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S.Res. 521 (114th): A resolution expressing support for the designation of September 2016 as National Ovarian Cancer Awareness Month.

The text of the bill below is as of Jul 14, 2016 (Resolution Agreed to by Senate).


III

114th CONGRESS

2d Session

S. RES. 521

IN THE SENATE OF THE UNITED STATES

July 7, 2016

(for herself, Ms. Stabenow, Mr. Brown, Mr. Burr, Mr. Coons, Mrs. Feinstein, Mr. Menendez, Mr. Peters, Mr. Rubio, Ms. Baldwin, Mrs. Boxer, Mr. Vitter, Mr. Whitehouse, and Mr. Schumer) submitted the following resolution; which was referred to the Committee on the Judiciary

July 14, 2016

Committee discharged; considered and agreed to

RESOLUTION

Expressing support for the designation of September 2016 as National Ovarian Cancer Awareness Month.

Whereas ovarian cancer is the deadliest of all gynecologic cancers;

Whereas ovarian cancer is the fifth leading cause of cancer deaths among women in the United States;

Whereas in 2016, approximately 22,280 new cases of ovarian cancer will be diagnosed, and 14,240 women will die of ovarian cancer in the United States;

Whereas the mortality rate for ovarian cancer has not significantly decreased since the War on Cancer was declared more than 40 years ago;

Whereas a quarter of women will die within 1 year of diagnosis with ovarian cancer and over half will die within 5 years;

Whereas there is the mammogram to detect breast cancer and the Pap smear to detect cervical cancer, there is currently no reliable early detection test for ovarian cancer;

Whereas the lack of an early detection test means that approximately 80 percent of cases of ovarian cancer are detected at an advanced stage;

Whereas all women are at risk for ovarian cancer, and approximately 20 percent of women diagnosed with ovarian cancer have a hereditary disposition for ovarian cancer, which places them at even a higher risk;

Whereas scientists and physicians have uncovered changes in the BRCA genes that some women inherit from their parents, which may make them 30 times more likely to develop ovarian cancer;

Whereas the family history of a woman has been found to play an important role in accurately assessing her risk of developing ovarian cancer and medical experts believe the family history of a woman should be taken into consideration during her annual well-woman visit;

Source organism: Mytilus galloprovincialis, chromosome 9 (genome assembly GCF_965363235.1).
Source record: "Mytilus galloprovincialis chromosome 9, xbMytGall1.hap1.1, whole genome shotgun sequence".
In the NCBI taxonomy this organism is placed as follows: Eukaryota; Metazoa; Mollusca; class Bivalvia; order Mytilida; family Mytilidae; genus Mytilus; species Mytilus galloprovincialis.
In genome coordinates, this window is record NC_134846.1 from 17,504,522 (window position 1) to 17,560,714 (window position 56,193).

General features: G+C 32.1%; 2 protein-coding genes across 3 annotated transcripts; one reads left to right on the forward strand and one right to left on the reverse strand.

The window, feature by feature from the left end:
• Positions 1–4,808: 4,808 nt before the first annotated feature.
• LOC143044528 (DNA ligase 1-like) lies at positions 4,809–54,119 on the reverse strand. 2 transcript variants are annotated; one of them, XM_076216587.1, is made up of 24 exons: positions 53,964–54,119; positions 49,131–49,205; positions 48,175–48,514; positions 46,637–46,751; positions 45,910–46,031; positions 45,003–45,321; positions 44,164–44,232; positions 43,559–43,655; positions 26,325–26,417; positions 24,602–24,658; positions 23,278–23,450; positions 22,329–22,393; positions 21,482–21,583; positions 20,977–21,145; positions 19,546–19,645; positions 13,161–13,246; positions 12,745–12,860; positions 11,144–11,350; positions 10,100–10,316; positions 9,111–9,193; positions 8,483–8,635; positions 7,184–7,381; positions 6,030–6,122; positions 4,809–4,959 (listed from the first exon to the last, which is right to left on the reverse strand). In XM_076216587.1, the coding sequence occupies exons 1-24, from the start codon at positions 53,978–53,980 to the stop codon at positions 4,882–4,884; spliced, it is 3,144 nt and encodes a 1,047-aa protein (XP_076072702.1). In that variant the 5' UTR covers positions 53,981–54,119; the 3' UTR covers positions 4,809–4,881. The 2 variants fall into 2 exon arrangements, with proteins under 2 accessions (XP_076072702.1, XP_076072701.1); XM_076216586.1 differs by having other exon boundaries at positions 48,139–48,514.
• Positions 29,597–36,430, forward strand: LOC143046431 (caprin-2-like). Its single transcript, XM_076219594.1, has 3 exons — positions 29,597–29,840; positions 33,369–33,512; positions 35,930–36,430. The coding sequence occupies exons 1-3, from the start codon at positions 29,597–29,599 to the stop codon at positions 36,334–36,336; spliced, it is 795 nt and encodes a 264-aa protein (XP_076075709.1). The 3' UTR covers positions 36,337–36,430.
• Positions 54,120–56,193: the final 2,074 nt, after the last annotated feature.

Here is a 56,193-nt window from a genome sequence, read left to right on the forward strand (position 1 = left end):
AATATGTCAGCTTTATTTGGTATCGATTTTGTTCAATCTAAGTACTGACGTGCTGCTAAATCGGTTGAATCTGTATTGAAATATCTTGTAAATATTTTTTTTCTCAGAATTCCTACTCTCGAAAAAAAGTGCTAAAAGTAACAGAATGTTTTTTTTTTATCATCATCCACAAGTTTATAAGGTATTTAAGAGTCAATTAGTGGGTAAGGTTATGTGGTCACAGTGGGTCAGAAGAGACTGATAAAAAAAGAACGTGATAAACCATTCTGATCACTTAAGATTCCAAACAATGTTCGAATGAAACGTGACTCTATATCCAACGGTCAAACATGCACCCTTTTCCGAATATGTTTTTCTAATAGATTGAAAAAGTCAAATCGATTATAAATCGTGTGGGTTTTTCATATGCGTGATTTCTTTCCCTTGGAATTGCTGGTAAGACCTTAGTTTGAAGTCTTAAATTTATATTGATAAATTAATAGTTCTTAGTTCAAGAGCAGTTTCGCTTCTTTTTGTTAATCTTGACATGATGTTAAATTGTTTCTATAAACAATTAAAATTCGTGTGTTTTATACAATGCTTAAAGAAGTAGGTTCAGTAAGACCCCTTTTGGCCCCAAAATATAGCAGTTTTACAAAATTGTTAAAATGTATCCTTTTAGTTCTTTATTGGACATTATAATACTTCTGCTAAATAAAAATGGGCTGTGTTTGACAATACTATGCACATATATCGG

Whereas many experts in health prevention now recommend genetic testing for young women with a family history of breast and ovarian cancer;

Whereas women who know they are at high risk of breast and ovarian cancer may undertake prophylactic measures to help reduce the risk of developing these diseases;

Whereas the Society of Gynecologic Oncology now recommends that all women diagnosed with ovarian cancer receive counseling and genetic testing;

Whereas many people are unaware that the symptoms of ovarian cancer often include bloating, pelvic or abdominal pain, difficulty eating or feeling full quickly, urinary symptoms, and several other symptoms that are easily confused with other diseases;

Whereas awareness of the symptoms of ovarian cancer by women and health care providers can lead to a quicker diagnosis;

Whereas in June 2007, the first national consensus statement on ovarian cancer symptoms was developed to provide consistency in describing symptoms to make it easier for women to learn and remember the symptoms;

Whereas each year during the month of September, the Ovarian Cancer Research Fund Alliance and the partner members hold a number of events to increase public awareness of ovarian cancer; and

Whereas September 2016 should be designated as National Ovarian Cancer Awareness Month to increase public awareness of ovarian cancer: Now, therefore, be it

That the Senate—

(1)

designates September 2016 as National Ovarian Cancer Awareness Month; and

(2)

supports the goals and ideals of National Ovarian Cancer Awareness Month.